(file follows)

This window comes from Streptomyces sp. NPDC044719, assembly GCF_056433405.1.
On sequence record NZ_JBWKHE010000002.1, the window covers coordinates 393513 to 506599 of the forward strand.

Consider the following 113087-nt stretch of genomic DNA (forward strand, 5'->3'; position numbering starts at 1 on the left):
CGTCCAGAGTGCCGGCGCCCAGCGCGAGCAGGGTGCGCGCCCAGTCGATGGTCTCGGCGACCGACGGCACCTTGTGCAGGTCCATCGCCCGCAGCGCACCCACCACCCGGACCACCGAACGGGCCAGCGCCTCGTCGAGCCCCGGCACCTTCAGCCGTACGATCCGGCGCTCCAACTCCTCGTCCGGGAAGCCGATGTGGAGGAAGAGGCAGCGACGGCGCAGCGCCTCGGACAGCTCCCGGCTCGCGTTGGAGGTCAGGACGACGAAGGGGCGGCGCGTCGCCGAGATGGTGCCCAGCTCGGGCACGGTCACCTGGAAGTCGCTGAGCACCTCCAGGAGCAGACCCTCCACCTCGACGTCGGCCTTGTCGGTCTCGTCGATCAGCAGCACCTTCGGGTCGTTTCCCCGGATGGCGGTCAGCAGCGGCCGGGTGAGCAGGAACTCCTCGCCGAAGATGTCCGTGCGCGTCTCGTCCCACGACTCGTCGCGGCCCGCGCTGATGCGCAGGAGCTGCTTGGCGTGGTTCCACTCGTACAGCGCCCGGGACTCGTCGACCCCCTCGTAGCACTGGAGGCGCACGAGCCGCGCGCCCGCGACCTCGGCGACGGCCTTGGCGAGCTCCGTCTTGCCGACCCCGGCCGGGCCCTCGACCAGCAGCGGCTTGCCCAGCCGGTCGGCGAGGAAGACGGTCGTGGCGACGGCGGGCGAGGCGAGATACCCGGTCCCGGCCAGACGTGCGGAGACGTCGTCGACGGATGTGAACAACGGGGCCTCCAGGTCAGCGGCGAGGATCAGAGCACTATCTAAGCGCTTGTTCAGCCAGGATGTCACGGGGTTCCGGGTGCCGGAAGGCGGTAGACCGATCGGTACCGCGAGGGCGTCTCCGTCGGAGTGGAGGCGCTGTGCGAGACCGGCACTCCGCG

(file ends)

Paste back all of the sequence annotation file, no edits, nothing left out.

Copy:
This window comes from Streptomyces sp. NPDC044719, assembly GCF_056433405.1.
On sequence record NZ_JBWKHE010000002.1, the window covers coordinates 393513 to 506599 of the forward strand.

Consider the following 113087-nt stretch of genomic DNA (forward strand, 5'->3'; position numbering starts at 1 on the left):
CGTCCAGAGTGCCGGCGCCCAGCGCGAGCAGGGTGCGCGCCCAGTCGATGGTCTCGGCGACCGACGGCACCTTGTGCAGGTCCATCGCCCGCAGCGCACCCACCACCCGGACCACCGAACGGGCCAGCGCCTCGTCGAGCCCCGGCACCTTCAGCCGTACGATCCGGCGCTCCAACTCCTCGTCCGGGAAGCCGATGTGGAGGAAGAGGCAGCGACGGCGCAGCGCCTCGGACAGCTCCCGGCTCGCGTTGGAGGTCAGGACGACGAAGGGGCGGCGCGTCGCCGAGATGGTGCCCAGCTCGGGCACGGTCACCTGGAAGTCGCTGAGCACCTCCAGGAGCAGACCCTCCACCTCGACGTCGGCCTTGTCGGTCTCGTCGATCAGCAGCACCTTCGGGTCGTTTCCCCGGATGGCGGTCAGCAGCGGCCGGGTGAGCAGGAACTCCTCGCCGAAGATGTCCGTGCGCGTCTCGTCCCACGACTCGTCGCGGCCCGCGCTGATGCGCAGGAGCTGCTTGGCGTGGTTCCACTCGTACAGCGCCCGGGACTCGTCGACCCCCTCGTAGCACTGGAGGCGCACGAGCCGCGCGCCCGCGACCTCGGCGACGGCCTTGGCGAGCTCCGTCTTGCCGACCCCGGCCGGGCCCTCGACCAGCAGCGGCTTGCCCAGCCGGTCGGCGAGGAAGACGGTCGTGGCGACGGCGGGCGAGGCGAGATACCCGGTCCCGGCCAGACGTGCGGAGACGTCGTCGACGGATGTGAACAACGGGGCCTCCAGGTCAGCGGCGAGGATCAGAGCACTATCTAAGCGCTTGTTCAGCCAGGATGTCACGGGGTTCCGGGTGCCGGAAGGCGGTAGACCGATCGGTACCGCGAGGGCGTCTCCGTCGGAGTGGAGGCGCTGTGCGAGACCGGCACTCCGCG